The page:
Rapper Jon Connor Takes a Stand for His City In "Fresh Water for Flint"

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Flint, Michigan needs a voice. The city remains in a state of emergency following revelations that their city's water is contaminated with dangerously high lead levels. Residents have been drinking this water for nearly two years, since officials switched the city's water source from Lake Huron to the Flint River in a temporary cost-cutting measure. Thousands are now being tested for lead poisoning, some of those individuals are a part of rapper Jon Connor's own family.

Connor, a 30-year-old rapper signed to Dr. Dre's Aftermath label, grew up in Flint as Jon Kevin Freeman, living there until just before the water crisis broke. Yet the emergency has brought him back to his hometown — and back to music. 

Fans haven't heard an full-length project from the rapper since 2014. But Freeman has now broken that silence at this vital moment. Released Thursday, his latest song "Fresh Water for Flint" gives voice to all of the anguish and frustration his city has bottled up for so long.

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Freeman opens the track with a quote from Michael Moore, another Flint native who has been adamant about trying to get us to call this water crisis for what it is: a political decision that deliberately put the lives of the city's majority black citizenry at risk.

"When they knew the truth that this water was poison," Moore says on the track's intro. "They chose to keep it quiet. They knew these people did not have the political power to do anything about it."

Onto this scene steps Freeman to help provide the platform the people of Flint so desperately need.

"The song is basically about the situation going on that nobody sees," Freeman said during an interview with XXL. "I lived in Flint up until two, three years ago, so being in California and seeing the way it's being portrayed on the news, seeing the deterioration of my city, its all that frustration and emotion. I feel like I'm the voice of Flint, so I'm just trying to verbalize how all the natives feel."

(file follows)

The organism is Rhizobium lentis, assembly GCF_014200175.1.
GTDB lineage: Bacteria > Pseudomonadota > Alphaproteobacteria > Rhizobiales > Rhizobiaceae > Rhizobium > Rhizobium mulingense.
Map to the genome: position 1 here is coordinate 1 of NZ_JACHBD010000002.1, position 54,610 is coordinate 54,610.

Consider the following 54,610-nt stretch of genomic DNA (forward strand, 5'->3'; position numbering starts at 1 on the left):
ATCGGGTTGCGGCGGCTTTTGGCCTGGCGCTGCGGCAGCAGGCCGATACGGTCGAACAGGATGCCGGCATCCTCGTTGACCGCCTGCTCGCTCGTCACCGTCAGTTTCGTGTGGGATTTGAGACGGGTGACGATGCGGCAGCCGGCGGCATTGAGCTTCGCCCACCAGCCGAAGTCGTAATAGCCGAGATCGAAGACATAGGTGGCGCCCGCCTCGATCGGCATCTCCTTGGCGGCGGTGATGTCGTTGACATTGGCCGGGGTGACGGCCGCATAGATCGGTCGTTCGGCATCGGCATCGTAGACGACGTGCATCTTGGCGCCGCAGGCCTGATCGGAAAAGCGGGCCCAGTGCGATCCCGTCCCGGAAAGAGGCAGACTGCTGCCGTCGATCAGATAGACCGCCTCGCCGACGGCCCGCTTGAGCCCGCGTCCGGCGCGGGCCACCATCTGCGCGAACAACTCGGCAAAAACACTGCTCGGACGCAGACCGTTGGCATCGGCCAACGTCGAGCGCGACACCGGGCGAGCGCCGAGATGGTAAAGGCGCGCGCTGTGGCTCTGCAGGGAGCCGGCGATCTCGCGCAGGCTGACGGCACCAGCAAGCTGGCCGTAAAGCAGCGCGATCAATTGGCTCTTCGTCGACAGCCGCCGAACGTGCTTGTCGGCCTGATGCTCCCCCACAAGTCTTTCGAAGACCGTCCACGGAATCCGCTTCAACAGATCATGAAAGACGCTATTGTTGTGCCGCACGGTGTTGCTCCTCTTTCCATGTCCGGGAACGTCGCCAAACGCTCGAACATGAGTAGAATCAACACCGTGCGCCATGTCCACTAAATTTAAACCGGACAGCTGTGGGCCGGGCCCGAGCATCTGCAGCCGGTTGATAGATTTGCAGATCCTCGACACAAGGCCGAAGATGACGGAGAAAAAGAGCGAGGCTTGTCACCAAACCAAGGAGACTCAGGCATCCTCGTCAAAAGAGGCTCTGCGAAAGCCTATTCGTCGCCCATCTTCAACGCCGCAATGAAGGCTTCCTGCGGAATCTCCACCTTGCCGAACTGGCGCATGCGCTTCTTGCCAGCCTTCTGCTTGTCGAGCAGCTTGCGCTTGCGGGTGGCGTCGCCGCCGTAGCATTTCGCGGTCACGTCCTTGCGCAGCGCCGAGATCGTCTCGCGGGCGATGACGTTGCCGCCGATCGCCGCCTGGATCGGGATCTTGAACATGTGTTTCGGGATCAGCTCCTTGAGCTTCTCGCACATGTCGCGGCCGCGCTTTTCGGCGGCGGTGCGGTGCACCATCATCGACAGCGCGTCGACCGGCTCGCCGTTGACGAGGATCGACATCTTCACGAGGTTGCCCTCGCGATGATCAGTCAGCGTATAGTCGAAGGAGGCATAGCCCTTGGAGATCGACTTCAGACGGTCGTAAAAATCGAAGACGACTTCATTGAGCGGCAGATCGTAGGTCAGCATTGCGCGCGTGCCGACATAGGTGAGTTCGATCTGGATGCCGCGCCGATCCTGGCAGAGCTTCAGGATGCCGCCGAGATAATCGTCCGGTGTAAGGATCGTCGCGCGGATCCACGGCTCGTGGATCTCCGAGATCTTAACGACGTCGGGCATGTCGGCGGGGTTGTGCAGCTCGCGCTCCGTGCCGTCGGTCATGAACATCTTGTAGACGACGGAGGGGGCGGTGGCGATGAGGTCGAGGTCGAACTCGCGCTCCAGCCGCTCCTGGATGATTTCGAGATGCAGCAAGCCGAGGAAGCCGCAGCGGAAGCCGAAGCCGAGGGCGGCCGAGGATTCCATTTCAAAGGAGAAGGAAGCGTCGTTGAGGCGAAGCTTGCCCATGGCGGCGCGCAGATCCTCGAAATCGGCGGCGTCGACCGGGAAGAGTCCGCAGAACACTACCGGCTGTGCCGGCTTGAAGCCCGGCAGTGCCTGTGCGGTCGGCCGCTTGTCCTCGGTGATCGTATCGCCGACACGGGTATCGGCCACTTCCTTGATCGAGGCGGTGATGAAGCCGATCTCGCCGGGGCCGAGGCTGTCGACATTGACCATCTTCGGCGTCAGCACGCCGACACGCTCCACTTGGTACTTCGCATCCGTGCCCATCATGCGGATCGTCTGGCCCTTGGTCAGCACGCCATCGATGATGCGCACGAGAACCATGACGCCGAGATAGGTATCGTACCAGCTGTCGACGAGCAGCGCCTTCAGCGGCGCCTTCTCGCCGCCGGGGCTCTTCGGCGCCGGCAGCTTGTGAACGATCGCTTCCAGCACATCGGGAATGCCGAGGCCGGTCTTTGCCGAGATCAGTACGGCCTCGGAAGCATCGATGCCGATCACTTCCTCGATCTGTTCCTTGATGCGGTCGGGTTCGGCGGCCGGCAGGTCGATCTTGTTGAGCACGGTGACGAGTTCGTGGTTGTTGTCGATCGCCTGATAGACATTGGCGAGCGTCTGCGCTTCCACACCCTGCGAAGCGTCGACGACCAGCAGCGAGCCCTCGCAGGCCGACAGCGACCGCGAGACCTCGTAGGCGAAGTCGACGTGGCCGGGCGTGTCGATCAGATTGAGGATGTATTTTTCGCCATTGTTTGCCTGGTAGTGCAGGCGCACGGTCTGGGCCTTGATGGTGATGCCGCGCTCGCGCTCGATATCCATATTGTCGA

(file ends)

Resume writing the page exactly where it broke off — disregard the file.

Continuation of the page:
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It serves a different function than what he sees as the masses of celebrities competing with one another to try to see who can donate the most, or give for the purest reason. "For you, this is a topic on Twitter," Freeman spits. "For me, listen, this where my momma is/ It's like an experiment on us to see if we break/ While they see where the bottom is."

He winds through several of the issues plaguing his city from way before the water crisis broke: poverty, high incarceration rates, low graduation rates. "Flint needed help before the water crisis," Freeman told the Huffington Post. "This is level 10 of the problem. With the automotive industry leaving, that was the first thing. Going to work in the auto industry was like a kid in Flint going to the NBA. When that went away, the feeling of hopelessness seeped in. People felt lost. They didn't know what to look forward to. The morale went way down."

Hopefully, this song will help bring a little bit of that hope back. The country must listen to Flint — and Connor is giving it the voice it needs.